It is not hard to do in Python or R I admitted, but think about how convenient it is to just type one command in your terminal instead of opening your Python IDE, reading the file, and rewrite your file in another delimiter. What’s cool about the Shell command is that usually, it is pre-installed on your PC, you don’t need to worry about setting up the environment, installing packages (python pandas package for instance). To conclude a bit here, learning Shell doesn’t aim to replace any other languages, it just brings you some very handy functions that can be a time saver in some cases, then why not using them?

How to make my horizontal outputs vertical

To illustrate the problem, let’s say you have the following file:

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original horizontal input

In order to make them vertically displayed, you only need one line of code:

awk '{for(i=1;i<=NF;i++){print $i}}' file5.txt > file5_new.txt

What the file would look like?

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new vertical output

What this awk command does is, for each line (in this input file, we only have one line), we iterate over the column, starting with index i=1, which is the first column, ends with index i=NF, NF is a special variable in awk which stands for the length of each line. Hence, the above command simply said, for each item in the column, we will print it out one by one, each of them will occupy a whole line which allows us to achieve our very goal here.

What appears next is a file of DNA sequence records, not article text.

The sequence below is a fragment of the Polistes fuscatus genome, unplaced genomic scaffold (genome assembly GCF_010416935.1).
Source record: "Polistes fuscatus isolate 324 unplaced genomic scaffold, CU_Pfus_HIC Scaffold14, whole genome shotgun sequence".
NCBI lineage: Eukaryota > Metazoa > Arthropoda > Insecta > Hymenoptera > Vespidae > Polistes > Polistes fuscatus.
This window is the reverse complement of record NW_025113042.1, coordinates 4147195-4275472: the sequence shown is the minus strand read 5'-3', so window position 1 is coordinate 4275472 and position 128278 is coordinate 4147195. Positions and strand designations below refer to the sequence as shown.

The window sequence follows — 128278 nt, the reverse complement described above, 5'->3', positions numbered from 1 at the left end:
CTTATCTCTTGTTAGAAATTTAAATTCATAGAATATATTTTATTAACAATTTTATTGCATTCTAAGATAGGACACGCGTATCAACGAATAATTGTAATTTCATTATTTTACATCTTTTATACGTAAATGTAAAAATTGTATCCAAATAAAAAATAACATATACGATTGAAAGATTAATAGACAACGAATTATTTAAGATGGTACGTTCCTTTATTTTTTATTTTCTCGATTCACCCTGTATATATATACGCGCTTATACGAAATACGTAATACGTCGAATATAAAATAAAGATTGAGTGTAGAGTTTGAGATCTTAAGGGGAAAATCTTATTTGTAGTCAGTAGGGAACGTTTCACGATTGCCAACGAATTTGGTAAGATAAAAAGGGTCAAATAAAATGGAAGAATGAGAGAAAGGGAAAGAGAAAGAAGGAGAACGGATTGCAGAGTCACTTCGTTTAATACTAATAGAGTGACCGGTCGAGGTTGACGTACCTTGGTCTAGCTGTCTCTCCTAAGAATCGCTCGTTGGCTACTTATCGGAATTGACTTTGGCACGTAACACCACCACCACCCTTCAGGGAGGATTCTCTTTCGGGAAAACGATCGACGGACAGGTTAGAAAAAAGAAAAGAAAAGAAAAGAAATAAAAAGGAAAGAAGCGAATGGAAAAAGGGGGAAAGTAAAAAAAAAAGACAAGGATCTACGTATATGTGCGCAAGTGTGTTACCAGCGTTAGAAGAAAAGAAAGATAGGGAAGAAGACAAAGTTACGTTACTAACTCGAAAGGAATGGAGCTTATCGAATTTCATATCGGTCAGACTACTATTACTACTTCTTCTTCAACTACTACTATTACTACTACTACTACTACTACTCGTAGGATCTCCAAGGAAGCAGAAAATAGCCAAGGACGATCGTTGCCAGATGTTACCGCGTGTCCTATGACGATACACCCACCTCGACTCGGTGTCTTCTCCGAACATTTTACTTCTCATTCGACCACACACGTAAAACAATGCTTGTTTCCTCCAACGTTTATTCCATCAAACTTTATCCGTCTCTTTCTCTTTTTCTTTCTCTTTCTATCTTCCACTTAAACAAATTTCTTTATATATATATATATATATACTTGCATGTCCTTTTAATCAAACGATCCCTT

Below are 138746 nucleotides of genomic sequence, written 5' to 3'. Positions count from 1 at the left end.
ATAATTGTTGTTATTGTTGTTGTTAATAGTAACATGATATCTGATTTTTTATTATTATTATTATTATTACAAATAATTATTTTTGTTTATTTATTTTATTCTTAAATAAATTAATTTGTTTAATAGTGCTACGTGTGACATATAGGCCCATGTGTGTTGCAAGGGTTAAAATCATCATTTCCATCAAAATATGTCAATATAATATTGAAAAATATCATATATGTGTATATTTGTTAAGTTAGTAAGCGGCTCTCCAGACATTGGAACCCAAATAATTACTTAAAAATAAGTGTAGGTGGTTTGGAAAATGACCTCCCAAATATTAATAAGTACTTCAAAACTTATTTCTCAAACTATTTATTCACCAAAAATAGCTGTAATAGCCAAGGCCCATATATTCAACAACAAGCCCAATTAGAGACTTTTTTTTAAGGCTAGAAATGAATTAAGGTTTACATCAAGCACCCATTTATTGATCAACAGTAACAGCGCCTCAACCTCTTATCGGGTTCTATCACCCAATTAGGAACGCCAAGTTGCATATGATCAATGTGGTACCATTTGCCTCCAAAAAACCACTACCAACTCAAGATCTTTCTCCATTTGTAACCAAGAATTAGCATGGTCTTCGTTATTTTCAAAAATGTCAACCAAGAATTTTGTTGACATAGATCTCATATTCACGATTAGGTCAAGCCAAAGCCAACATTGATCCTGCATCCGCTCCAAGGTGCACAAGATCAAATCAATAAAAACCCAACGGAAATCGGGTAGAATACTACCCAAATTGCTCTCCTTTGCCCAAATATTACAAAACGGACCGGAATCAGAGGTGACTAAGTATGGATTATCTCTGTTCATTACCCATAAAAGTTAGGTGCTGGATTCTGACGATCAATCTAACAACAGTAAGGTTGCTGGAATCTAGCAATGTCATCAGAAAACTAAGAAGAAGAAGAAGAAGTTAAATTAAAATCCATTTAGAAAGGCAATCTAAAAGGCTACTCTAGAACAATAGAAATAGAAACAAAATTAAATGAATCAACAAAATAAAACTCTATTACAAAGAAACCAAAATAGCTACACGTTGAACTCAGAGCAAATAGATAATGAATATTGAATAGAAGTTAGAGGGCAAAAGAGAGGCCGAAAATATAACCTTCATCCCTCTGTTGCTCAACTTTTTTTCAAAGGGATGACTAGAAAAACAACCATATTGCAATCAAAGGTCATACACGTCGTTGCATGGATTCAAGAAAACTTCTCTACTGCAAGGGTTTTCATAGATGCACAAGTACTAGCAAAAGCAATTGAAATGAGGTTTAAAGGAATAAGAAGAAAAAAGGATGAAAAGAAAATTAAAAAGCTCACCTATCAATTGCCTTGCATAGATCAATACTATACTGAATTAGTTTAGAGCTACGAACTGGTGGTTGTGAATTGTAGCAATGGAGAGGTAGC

Then you may ask, what if I have a vertical output but I would like it to be horizontally displayed, can you reverse your operation? Sure!

​cat file5_new.txt | tr '\n' ' ' | awk '{$1=$1}1' FS=" " OFS="\t" > file5_restore.txt

See the result:

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restoring the original horizontal format

A bit explanation of the command, we first read the file using cat , then we replace the newline character for each line to white space using tr command, it will result in something like this:

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intermediate result

Then picking up from here, we use awk command again to simply change the delimiter from white space to tab (explained in the last section), done!